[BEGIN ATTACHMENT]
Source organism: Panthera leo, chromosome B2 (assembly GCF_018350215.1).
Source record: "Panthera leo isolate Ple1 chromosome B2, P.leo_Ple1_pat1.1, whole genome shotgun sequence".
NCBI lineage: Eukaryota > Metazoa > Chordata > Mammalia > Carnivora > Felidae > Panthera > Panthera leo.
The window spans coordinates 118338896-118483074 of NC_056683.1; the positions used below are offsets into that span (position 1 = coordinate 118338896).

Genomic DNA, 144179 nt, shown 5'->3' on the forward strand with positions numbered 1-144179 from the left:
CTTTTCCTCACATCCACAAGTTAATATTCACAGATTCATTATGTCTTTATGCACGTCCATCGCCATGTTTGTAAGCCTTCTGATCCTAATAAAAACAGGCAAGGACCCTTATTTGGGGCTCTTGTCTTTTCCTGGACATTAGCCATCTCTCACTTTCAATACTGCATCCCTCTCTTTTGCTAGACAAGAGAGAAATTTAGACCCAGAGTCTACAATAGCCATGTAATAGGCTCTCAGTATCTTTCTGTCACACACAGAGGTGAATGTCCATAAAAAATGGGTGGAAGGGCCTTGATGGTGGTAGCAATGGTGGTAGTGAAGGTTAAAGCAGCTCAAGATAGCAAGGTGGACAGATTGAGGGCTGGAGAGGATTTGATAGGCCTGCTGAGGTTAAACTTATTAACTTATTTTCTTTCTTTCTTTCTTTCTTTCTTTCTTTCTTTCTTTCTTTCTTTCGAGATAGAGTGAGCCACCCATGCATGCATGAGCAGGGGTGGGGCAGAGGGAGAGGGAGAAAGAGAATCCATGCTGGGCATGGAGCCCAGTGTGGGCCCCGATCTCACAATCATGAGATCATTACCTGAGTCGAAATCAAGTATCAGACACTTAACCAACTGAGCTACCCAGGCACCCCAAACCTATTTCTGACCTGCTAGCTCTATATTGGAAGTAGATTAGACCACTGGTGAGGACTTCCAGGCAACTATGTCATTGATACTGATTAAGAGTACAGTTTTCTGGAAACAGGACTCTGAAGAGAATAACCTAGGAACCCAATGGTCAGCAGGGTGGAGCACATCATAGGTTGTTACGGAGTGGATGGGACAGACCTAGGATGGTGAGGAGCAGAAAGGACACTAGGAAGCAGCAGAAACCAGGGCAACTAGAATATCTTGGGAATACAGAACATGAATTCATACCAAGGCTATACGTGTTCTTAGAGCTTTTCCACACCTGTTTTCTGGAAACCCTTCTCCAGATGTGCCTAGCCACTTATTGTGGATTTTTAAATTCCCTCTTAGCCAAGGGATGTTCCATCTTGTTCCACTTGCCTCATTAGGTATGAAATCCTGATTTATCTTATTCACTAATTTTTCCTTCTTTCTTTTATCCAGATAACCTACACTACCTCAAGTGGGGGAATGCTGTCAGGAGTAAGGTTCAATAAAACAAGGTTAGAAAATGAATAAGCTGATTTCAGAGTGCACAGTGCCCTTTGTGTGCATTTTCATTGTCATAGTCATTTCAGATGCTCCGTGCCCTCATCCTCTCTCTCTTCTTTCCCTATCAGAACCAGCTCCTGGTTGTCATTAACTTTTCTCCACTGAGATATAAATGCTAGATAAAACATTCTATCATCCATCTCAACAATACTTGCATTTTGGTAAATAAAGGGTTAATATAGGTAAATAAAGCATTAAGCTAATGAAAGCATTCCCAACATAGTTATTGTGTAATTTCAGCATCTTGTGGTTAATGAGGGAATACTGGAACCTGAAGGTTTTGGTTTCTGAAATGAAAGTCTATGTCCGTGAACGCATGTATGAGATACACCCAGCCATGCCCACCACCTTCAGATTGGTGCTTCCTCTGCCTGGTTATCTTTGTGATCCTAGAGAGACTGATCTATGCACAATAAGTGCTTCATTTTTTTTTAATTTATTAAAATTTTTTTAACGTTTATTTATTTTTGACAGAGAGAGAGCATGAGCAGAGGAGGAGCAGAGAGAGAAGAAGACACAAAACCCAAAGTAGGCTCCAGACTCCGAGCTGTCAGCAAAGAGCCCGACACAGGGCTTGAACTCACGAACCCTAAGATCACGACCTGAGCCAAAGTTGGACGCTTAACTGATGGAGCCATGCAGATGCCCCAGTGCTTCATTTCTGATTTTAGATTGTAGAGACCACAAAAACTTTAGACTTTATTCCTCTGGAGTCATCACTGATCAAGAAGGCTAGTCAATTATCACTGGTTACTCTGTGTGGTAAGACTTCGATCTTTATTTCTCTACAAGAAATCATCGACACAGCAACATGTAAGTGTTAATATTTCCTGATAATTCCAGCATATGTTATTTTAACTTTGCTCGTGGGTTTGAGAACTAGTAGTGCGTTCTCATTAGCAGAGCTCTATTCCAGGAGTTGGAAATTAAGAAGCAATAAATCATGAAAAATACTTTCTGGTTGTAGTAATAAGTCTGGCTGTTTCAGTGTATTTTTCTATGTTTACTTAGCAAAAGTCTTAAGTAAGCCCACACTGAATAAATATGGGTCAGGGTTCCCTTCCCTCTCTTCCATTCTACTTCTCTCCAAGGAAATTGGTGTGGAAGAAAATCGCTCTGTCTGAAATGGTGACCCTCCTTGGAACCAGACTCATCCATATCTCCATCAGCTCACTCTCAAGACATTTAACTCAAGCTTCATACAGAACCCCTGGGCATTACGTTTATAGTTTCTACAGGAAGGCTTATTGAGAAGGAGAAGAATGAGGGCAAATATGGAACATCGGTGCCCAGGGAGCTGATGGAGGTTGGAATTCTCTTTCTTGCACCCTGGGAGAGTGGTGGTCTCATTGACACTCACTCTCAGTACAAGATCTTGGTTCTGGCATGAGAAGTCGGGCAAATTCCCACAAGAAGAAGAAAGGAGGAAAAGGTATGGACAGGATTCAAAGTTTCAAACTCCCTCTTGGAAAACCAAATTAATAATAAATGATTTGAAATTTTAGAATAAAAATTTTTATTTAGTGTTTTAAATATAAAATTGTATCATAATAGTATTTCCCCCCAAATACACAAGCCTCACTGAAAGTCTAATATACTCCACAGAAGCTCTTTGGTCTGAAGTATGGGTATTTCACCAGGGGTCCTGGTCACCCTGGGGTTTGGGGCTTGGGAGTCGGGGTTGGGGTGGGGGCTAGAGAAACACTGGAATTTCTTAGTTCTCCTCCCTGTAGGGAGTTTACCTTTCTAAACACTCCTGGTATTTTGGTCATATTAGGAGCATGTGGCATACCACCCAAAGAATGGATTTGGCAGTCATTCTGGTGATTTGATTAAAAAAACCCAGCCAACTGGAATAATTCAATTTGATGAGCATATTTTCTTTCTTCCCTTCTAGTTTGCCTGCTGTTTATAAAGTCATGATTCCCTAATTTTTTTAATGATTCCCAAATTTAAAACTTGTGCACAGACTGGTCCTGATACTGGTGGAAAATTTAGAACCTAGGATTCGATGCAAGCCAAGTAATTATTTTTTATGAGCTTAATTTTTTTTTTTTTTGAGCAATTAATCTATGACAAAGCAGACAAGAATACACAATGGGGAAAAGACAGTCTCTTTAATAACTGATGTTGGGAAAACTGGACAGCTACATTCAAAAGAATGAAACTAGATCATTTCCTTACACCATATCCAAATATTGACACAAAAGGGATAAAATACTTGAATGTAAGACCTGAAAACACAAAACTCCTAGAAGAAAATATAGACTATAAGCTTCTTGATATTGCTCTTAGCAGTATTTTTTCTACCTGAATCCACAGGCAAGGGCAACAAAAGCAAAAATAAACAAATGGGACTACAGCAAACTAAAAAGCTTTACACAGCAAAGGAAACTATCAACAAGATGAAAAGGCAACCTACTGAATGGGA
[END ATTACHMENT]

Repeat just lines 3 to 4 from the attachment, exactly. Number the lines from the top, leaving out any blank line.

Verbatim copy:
NCBI lineage: Eukaryota > Metazoa > Chordata > Mammalia > Carnivora > Felidae > Panthera > Panthera leo.
The window spans coordinates 118338896-118483074 of NC_056683.1; the positions used below are offsets into that span (position 1 = coordinate 118338896).